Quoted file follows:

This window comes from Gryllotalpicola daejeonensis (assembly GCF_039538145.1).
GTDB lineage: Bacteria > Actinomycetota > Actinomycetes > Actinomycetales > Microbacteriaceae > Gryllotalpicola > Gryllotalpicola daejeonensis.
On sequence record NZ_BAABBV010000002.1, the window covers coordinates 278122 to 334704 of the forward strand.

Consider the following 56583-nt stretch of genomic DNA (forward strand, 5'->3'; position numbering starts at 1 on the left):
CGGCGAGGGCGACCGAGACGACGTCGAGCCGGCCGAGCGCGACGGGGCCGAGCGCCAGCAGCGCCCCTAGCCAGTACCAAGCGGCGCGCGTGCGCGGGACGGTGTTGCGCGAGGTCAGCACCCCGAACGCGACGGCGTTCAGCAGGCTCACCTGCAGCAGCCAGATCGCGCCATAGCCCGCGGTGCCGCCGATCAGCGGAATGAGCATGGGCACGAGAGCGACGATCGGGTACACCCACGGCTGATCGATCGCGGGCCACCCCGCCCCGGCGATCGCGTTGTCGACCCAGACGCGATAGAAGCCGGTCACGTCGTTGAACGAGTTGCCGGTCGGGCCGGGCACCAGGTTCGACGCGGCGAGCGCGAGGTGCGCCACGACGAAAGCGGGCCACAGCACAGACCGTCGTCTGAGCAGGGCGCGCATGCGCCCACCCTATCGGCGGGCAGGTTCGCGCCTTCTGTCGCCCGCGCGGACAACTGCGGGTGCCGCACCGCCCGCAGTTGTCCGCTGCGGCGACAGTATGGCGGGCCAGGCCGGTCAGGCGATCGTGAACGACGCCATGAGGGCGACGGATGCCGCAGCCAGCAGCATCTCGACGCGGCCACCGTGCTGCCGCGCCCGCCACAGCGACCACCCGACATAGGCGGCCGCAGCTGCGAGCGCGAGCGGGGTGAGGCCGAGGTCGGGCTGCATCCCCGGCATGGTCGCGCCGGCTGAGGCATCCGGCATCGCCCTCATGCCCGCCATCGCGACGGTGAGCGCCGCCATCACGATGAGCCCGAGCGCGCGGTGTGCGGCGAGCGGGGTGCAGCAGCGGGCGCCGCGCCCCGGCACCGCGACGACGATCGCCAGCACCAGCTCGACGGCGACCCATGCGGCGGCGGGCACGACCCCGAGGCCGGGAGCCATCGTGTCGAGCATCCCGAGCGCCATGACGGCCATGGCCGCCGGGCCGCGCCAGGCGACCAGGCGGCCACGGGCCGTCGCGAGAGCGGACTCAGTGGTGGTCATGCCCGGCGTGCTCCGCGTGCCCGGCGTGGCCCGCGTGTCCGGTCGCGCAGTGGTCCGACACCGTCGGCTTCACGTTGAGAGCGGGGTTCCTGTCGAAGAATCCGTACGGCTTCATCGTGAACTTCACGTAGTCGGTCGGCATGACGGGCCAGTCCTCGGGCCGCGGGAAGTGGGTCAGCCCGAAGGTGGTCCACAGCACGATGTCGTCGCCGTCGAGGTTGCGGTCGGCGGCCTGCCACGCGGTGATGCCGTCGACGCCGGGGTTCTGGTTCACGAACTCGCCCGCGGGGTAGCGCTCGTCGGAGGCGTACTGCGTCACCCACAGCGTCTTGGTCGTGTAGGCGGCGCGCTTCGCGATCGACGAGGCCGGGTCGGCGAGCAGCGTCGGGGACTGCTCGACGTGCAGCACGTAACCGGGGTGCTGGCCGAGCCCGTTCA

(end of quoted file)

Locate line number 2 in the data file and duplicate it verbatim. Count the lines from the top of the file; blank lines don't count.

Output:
GTDB lineage: Bacteria > Actinomycetota > Actinomycetes > Actinomycetales > Microbacteriaceae > Gryllotalpicola > Gryllotalpicola daejeonensis.